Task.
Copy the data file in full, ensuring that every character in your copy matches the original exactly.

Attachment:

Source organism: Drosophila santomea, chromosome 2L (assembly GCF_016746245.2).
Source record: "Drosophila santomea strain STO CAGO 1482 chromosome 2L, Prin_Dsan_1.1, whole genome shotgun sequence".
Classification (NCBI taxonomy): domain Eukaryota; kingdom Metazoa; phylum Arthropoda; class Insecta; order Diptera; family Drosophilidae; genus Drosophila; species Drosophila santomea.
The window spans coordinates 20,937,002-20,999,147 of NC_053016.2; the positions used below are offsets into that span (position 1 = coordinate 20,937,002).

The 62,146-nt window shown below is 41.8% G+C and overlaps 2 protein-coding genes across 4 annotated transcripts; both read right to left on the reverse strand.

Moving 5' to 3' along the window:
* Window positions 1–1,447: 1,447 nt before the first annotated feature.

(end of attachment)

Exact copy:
Source organism: Drosophila santomea, chromosome 2L (assembly GCF_016746245.2).
Source record: "Drosophila santomea strain STO CAGO 1482 chromosome 2L, Prin_Dsan_1.1, whole genome shotgun sequence".
Classification (NCBI taxonomy): domain Eukaryota; kingdom Metazoa; phylum Arthropoda; class Insecta; order Diptera; family Drosophilidae; genus Drosophila; species Drosophila santomea.
The window spans coordinates 20,937,002-20,999,147 of NC_053016.2; the positions used below are offsets into that span (position 1 = coordinate 20,937,002).

The 62,146-nt window shown below is 41.8% G+C and overlaps 2 protein-coding genes across 4 annotated transcripts; both read right to left on the reverse strand.

Moving 5' to 3' along the window:
* Window positions 1–1,447: 1,447 nt before the first annotated feature.